Personality: Christian P. Dundas
Spotlight on volunteer coordinator of Hoops for Health
4/9/2015, 12:04 p.m. | Updated on 4/10/2015, 5:59 p.m.
Christian P. Dundas says he came up with the idea for a 3-on-3 youth basketball tournament at the Salvation Army Boys & Girls Club in Church Hill three years ago when he was playing recreational basketball.
It was about the same time the NCAA Tournament, known as “March Madness,” was underway. “It dawned on me … why not our own version of March Madness at the club?” Mr. Dundas recalls thinking. He suggested the tournament for sixth- through eighth-graders at the club at 3701 R St., where he serves on the advisory council.
Mr. Dundas says Dick Guthrie, also a member of the advisory council, suggested adding a community health festival to the tournament. Hugh Jones, the club’s executive director, rubber-stamped the idea and asked Mr. Dundas to organize the first event.
The rest is history.
The third annual “Hoops for Health and Healthy Living Festival” is scheduled from 8 a.m. to 3 p.m. May 2, at the club. Youngsters can sign up for the basketball tournament at the club or online at www.SalvationArmyCentralVA.org or by emailing firstname.lastname@example.org.
More details on the festival: (804) 222-3122.
The festival’s primary purpose, Mr. Dundas says, is “to have fun and change lives.” It is a holistic effort to promote exercise, nutrition and positive relationships.
The program is funded largely through corporate sponsorships, Mr. Dundas notes.
The organizers of the healthy living portion of the community gathering say they were inspired to initiate the event in response to a 2013 report that found residents of the East End had a life expectancy of 20 years less than residents in other parts of the city.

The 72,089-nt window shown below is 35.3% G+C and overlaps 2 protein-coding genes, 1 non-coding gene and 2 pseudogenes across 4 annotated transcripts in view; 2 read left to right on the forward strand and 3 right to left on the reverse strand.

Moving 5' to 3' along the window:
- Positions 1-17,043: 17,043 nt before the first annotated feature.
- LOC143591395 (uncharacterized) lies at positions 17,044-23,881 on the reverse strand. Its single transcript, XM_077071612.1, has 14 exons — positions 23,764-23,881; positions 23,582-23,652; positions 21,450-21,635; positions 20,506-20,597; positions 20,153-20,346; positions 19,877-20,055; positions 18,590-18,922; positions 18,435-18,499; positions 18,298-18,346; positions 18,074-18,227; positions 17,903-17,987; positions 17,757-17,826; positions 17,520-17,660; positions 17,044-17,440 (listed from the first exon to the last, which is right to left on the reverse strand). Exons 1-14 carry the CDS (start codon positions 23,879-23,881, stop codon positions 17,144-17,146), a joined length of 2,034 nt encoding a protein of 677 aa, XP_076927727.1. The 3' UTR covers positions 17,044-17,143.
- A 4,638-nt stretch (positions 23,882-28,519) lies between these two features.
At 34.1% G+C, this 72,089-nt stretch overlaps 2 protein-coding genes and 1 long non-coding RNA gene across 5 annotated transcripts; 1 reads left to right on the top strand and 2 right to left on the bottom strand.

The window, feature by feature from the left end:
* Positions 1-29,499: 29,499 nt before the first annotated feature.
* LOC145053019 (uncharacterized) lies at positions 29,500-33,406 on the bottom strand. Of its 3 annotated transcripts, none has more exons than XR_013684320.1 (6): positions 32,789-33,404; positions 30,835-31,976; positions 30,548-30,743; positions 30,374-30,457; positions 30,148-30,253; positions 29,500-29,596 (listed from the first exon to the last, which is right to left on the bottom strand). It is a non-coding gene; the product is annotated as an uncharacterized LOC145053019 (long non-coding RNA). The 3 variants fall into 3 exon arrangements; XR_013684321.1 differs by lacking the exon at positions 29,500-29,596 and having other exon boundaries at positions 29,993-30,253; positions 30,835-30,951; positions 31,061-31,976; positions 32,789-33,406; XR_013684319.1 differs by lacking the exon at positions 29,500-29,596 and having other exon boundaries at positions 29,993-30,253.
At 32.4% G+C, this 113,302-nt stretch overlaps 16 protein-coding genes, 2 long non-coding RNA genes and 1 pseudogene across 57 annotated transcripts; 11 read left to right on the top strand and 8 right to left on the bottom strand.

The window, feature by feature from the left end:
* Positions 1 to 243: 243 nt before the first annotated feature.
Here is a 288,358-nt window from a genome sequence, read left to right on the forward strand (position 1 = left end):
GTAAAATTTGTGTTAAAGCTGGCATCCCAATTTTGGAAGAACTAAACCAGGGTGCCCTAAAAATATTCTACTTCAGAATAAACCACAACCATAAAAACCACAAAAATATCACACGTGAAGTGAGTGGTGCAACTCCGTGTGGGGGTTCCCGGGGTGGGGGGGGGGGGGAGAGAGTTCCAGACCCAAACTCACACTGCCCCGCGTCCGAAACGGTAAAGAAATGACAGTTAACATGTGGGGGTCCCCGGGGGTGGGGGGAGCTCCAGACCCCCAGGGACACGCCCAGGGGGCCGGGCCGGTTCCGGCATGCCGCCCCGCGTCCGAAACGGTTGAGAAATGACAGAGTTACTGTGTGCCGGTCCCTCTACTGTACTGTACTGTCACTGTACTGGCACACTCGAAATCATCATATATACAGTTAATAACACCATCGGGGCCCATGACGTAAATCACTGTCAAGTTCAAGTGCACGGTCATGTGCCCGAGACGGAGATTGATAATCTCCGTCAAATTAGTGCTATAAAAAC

More than 30 community organizations are expected to participate at the festival, along with vendors selling concessions.
Mr. Dundas’ involvement as a volunteer with the basketball tournament is a natural fit.
He grew up playing basketball and good-naturedly recalls his playing days with the Division III Claremont McKenna College basketball team in Claremont, Calif., a little more than a decade ago. “All I could do is shoot,” he says.
When Mr. Dundas relocated to Richmond in 2011 and moved to the West End, he began looking for volunteer opportunities in the community.
In 2013, he toured the Salvation Army Boys & Girls Club and says it was “love at first sight.” He was “greeted like a member of the family,” he said.
Here’s a look at this week’s Personality, Christian P. Dundas:
Birthdate and place: Oct. 7, in Buffalo, N.Y.
Current place of residence: Richmond’s West End.
Alma mater: Bachelor’s degree in economics, Claremont McKenna College.
Family: Wife, Genevieve Siegel-Hawley, assistant professor in the Virginia Commonwealth University School of Education, and daughter, Eleanora Rose Siegel-Dundas, 1.
Why I got involved with the Salvation Army Boys & Girls Club: The club does such great work in our community. My first encounter there was being challenged to a full court, one-on-one game by a third-grader. I won’t embarass myself by sharing the outcome.
How I came up with idea of Hoops for Health: The Church Hill community is well aware of how great a place the club really is. One of our first objectives as an advisory council was to come up with ways to spread the work of the club and bring more people in who were unaware of the work we were doing. The club was doing many things but nothing directly targeting healthy lifestyles.